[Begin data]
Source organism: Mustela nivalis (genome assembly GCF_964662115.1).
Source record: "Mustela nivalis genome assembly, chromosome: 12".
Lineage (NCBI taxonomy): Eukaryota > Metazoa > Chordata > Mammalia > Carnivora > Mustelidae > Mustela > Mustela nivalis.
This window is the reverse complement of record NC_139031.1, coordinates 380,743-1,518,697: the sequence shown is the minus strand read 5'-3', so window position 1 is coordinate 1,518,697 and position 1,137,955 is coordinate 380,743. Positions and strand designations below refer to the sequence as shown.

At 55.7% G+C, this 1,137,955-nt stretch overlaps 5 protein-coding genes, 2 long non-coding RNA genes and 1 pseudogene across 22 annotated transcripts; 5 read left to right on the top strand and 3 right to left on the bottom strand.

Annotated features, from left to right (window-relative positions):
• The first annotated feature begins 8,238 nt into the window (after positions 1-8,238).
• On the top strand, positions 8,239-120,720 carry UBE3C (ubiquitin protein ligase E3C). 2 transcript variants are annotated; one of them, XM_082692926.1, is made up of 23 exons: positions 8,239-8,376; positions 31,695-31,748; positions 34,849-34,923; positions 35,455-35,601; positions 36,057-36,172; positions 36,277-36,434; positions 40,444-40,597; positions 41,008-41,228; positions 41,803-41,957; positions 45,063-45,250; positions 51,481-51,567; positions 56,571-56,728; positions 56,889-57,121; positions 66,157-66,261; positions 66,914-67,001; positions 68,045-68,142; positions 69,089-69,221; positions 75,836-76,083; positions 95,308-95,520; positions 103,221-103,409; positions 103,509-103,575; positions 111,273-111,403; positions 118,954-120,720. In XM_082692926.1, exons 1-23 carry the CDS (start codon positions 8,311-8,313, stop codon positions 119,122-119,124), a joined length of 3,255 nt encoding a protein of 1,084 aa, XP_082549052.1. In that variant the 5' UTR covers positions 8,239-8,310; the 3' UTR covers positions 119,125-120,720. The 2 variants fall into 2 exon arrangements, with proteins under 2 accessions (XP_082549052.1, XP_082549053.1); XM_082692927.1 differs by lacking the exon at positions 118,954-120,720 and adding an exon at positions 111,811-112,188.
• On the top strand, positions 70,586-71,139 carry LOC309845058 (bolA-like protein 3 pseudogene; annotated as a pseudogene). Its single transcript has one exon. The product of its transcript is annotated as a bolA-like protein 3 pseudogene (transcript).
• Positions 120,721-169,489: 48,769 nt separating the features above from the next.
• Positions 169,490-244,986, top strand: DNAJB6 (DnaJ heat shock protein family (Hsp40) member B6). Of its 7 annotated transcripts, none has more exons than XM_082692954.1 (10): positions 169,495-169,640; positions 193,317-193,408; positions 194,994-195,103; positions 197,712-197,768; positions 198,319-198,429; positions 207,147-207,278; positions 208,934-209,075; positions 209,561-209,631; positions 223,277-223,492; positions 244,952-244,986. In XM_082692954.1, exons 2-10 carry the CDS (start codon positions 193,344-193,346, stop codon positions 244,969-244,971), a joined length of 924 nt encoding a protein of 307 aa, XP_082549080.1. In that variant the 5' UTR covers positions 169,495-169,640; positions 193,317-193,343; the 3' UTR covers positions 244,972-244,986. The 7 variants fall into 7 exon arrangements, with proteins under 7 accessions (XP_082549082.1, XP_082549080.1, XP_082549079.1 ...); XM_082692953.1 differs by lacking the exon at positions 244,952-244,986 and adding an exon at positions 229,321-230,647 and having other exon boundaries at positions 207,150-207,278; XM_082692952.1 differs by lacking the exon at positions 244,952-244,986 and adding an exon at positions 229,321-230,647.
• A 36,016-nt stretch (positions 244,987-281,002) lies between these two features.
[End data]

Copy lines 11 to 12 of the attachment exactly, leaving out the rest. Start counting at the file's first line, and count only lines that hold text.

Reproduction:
• Positions 169,490-244,986, top strand: DNAJB6 (DnaJ heat shock protein family (Hsp40) member B6). Of its 7 annotated transcripts, none has more exons than XM_082692954.1 (10): positions 169,495-169,640; positions 193,317-193,408; positions 194,994-195,103; positions 197,712-197,768; positions 198,319-198,429; positions 207,147-207,278; positions 208,934-209,075; positions 209,561-209,631; positions 223,277-223,492; positions 244,952-244,986. In XM_082692954.1, exons 2-10 carry the CDS (start codon positions 193,344-193,346, stop codon positions 244,969-244,971), a joined length of 924 nt encoding a protein of 307 aa, XP_082549080.1. In that variant the 5' UTR covers positions 169,495-169,640; positions 193,317-193,343; the 3' UTR covers positions 244,972-244,986. The 7 variants fall into 7 exon arrangements, with proteins under 7 accessions (XP_082549082.1, XP_082549080.1, XP_082549079.1 ...); XM_082692953.1 differs by lacking the exon at positions 244,952-244,986 and adding an exon at positions 229,321-230,647 and having other exon boundaries at positions 207,150-207,278; XM_082692952.1 differs by lacking the exon at positions 244,952-244,986 and adding an exon at positions 229,321-230,647.
• A 36,016-nt stretch (positions 244,987-281,002) lies between these two features.